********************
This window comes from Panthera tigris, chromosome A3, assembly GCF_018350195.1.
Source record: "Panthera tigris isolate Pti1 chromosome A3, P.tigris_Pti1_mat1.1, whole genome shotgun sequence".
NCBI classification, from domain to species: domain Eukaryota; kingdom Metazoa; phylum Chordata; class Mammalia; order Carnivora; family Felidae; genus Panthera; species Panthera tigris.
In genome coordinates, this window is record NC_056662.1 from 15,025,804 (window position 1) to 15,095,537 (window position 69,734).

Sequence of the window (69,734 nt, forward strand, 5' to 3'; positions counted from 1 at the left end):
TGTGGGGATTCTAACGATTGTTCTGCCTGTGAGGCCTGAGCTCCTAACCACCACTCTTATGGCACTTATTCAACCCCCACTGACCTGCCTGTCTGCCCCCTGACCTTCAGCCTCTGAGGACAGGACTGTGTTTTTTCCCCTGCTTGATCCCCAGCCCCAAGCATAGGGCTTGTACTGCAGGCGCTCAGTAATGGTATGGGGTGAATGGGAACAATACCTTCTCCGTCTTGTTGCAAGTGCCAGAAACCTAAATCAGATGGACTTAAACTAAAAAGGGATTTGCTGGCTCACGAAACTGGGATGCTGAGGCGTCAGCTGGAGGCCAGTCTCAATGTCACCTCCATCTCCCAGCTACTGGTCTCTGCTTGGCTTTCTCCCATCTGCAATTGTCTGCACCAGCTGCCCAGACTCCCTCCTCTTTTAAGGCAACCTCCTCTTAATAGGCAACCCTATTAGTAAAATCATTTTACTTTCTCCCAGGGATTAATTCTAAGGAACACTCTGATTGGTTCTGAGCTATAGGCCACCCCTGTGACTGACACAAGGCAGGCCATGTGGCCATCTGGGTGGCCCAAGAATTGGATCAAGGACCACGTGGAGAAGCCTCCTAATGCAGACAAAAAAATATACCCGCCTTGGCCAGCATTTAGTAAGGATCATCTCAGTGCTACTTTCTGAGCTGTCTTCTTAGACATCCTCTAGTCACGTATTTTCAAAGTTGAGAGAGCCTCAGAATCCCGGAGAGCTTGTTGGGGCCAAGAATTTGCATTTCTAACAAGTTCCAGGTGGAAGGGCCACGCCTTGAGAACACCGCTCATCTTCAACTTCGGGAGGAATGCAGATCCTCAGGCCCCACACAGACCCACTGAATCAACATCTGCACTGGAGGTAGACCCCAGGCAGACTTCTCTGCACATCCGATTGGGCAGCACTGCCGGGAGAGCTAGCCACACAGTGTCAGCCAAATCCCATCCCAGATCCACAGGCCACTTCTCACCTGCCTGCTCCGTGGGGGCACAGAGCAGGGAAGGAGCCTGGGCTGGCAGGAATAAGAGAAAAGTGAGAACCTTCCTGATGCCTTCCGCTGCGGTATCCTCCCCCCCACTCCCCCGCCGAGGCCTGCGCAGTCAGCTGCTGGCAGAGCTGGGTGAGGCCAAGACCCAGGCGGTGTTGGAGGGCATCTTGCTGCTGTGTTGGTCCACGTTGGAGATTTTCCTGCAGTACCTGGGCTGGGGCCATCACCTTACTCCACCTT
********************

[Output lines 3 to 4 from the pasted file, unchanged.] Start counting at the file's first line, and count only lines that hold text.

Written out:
NCBI classification, from domain to species: domain Eukaryota; kingdom Metazoa; phylum Chordata; class Mammalia; order Carnivora; family Felidae; genus Panthera; species Panthera tigris.
In genome coordinates, this window is record NC_056662.1 from 15,025,804 (window position 1) to 15,095,537 (window position 69,734).